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      An Analysis of Monocyte/Macrophage Subsets and Granulocyte-Macrophage Colony-Stimulating Factor Expression in Renal Allograft Biopsies


      S. Karger AG

      Renal transplantation, Acute rejection, Macrophage, Granulocyte-macrophage colony-stimulating factor

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          The role of infiltrating macrophages in the pathogenesis of acute rejection was investigated in biopsy specimens obtained from human transplanted kidneys using immunohistochemical methods. Thirty-one allograft tissue specimens obtained from 26 patients were histologically classified into 18 with acute rejection, 7 with borderline change and 6 with chronic rejection according to the Banff working classification (1993). These specimens were analyzed by avidin-biotin peroxidase complex method on frozen sections in order to examine the utility of some antimonocyte/macrophage monoclonal antibodies in differentiating acute rejection from other conditions. The ratio of CD68, CD11b, LeuM3, OKM5 and HAM56-positive infiltrating monocytes/macrophages to leukocyte common antigen (LCA)-positive cells in the renal cortex were calculated. As a result, the ratio of the positive cells for CD68, which stains mature macrophages, significantly increased in the cases of acute rejection compared with those of other groups. In addition, a strong expression of granulocyte-macrophage colony-stimulating factor (GM-CSF) was observed in the acute rejection group. In our study, the expression of class II major histocompatibility antigens (HLA-DR) in the proximal epithelial tubules was also strongly observed in the cases of acute rejection. It was thus concluded that the increase of CD68-positive infiltrating cells and the expression of GM-CSF may play a possible role as a reaction effector in the process of acute renal allograft rejection.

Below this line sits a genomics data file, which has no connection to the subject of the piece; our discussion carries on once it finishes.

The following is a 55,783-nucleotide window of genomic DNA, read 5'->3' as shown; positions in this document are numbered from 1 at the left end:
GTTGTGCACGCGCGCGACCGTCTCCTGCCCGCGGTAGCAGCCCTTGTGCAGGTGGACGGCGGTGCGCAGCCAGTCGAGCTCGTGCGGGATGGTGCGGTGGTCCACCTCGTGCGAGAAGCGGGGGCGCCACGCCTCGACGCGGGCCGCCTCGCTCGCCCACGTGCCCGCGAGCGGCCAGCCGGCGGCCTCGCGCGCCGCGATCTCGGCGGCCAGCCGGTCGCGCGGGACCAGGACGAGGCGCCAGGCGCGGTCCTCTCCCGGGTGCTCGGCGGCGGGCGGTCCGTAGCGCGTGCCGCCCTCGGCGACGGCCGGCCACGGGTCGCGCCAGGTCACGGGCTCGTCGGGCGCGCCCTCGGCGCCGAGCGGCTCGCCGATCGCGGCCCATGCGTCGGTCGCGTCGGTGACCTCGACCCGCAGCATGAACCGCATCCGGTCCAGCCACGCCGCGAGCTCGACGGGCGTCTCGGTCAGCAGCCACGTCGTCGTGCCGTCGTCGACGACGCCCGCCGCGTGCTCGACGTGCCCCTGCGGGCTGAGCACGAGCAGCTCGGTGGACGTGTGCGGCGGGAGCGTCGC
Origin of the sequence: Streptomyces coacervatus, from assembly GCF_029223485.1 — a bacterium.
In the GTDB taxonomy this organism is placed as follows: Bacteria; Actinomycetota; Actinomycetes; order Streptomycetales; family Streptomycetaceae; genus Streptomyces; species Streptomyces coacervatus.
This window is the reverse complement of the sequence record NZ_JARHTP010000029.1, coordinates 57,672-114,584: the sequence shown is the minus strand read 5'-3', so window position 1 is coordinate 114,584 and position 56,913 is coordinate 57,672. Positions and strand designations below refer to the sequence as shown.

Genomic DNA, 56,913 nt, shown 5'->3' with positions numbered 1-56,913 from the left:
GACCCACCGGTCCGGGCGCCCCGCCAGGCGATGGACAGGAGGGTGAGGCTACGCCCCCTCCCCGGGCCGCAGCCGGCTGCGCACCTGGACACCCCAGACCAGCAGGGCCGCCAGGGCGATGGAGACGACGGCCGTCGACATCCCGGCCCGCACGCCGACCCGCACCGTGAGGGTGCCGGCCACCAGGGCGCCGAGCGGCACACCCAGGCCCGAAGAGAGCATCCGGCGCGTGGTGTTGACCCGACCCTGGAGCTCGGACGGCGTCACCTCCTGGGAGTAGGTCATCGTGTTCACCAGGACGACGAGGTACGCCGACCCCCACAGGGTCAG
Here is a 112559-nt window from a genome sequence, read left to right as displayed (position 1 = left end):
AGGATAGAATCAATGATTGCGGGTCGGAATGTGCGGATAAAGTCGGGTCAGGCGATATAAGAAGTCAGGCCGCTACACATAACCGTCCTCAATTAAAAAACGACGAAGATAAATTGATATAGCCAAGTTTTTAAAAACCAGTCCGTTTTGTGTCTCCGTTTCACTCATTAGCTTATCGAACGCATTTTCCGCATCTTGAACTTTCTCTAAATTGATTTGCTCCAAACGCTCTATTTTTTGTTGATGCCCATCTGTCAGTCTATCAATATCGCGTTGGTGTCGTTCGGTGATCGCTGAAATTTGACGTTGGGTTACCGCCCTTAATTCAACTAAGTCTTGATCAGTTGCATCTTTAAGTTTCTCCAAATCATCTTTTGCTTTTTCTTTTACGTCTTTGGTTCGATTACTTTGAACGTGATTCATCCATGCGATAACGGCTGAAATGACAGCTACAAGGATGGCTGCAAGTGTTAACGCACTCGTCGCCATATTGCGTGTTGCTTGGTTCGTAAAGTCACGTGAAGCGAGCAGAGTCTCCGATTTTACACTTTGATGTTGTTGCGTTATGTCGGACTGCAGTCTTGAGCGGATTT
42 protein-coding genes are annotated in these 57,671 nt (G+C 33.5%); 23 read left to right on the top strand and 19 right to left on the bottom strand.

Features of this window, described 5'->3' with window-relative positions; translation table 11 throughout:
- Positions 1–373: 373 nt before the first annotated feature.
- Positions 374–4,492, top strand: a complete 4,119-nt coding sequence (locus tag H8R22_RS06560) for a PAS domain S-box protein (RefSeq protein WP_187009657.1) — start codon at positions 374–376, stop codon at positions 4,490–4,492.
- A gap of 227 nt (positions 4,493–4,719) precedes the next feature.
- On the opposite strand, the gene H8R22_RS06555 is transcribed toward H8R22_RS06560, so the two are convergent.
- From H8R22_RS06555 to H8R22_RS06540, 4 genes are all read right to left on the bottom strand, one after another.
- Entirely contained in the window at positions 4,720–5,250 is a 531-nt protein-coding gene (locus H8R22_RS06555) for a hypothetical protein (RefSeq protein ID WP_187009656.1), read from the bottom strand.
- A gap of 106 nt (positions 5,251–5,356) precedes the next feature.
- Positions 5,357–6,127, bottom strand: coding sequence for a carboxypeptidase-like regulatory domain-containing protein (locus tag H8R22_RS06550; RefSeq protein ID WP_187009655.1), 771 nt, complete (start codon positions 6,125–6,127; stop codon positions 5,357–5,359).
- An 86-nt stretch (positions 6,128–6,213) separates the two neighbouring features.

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          Author and article information

          S. Karger AG
          19 December 2008
          : 73
          : 4
          : 536-543
          189137 Nephron 1996;73:536–543
          © 1996 S. Karger AG, Basel

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          Page count
          Pages: 8
          Original Paper


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